U.S. District Judge Eldon Fallon ordered the pharmaceutical giant Johnson and Johnson to shell out $8.3 million to the New Orleans-area system of primary care clinics for the poor and underinsured. They will receive this as a part of a settlement in a class-action liability suit against Johnson & Johnson. Judge ordered $1 million to be given to daughters of charity for construction of a permanent primary clinic. This clinic will be constructed on the old Methodical Hospital Campus. It is on Read Boulevard in eastern New Orleans.

This decision came after recommendation of a joint team of attorneys representing the plaintiffs and Johnson and Johnson. This class action lawsuit was related to Propulsid side effects. It was one of the most selling drug for treatment of Gastric reflux by Janssen Pharmaceutical, a subsidiary of Johnson and Johnson.

Propulsid is brand name for cisapride. It comes in both tablets and suspension. Propulsid contains Cisapride as main active ingredient. Propulsid or Cisapride is used for treatment of heartburn, which occurs due to gastric reflux. It regulates the acid level in esophagus. Cisapride increases the rate of digestion. It also increases bowel movements and strengthens the muscle between stomach and esophagus.

Use of Propulsid has been linked to many severe side effects. It could cause dizziness, fainting feeling, irregular or fast heartbeat, heart attack, chest pain, mood or mental changes, pain in stomach or other stomach problems, allergic reactions, breathing trouble and feeling of passing out.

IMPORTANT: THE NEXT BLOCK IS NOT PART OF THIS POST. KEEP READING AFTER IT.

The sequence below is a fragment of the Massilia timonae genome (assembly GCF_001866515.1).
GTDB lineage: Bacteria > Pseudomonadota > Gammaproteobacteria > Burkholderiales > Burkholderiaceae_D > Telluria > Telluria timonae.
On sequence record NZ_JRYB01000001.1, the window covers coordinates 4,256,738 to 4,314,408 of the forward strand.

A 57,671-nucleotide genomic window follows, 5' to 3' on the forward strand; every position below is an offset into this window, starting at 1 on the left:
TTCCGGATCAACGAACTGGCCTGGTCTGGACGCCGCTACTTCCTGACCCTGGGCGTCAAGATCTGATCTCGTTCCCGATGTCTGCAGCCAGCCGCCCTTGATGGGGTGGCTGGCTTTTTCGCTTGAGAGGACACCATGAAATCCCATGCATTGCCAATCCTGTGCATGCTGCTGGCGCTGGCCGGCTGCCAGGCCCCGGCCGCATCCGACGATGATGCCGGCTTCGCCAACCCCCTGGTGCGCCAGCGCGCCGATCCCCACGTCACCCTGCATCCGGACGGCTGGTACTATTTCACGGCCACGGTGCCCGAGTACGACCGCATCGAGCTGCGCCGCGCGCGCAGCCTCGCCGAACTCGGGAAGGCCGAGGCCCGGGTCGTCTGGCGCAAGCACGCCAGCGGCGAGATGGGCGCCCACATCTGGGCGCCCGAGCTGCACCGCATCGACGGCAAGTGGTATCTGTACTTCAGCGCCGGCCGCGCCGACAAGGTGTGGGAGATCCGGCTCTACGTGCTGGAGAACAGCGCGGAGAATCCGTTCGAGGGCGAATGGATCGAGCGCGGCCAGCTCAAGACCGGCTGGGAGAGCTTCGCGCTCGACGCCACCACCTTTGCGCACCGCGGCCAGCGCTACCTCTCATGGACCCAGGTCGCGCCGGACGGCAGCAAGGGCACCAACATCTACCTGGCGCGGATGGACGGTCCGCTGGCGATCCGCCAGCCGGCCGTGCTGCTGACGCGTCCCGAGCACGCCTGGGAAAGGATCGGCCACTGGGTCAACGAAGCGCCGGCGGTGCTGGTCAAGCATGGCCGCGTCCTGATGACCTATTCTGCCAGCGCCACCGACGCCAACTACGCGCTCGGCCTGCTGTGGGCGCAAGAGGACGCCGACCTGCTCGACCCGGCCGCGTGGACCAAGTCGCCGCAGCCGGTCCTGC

One of the most fatal side effects of this drug is heart problems including heart arrhythmia and heart attack. It has also linked to death in infants and children due to cardiac arrhythmia.

The judge ordered remaining $7.3 in above said settlement to be transferred to the nonprofit Louisiana Public Health Institute. This institute would look after the distribution of settlement money among primary care clinics, which are associated with efforts on patients without private insurance. It was said that Public Health Institute will receive $1.54 million of the total settlement for administrative and personnel costs. It was determined by a preliminary budget represented in the court.

An announcement has been made by Daughters of Charity and the Landrieu administration regarding running a primary care clinic on the old Methodist campus. The Catholic health-care enterprise along with the state-chartered Orleans Parish Hospital Service District A would be involved in this endeavor.

Hospital service district had plans to redevelop the Methodist building separately. It will turn the building into an 80-bed community hospital. Landrieu promised to open the hospital by the end of 2013.

According to court filing note Daughters of Charity committed to a capital investment of $2 million and district has committed for another $2 million. The total investment would be $5 million for construction of a 15,000-square-foot clinic. An urgent-care center in an existing building had been opened up by district meanwhile. A primary clinic would be run by Daughters of Charity in the same building.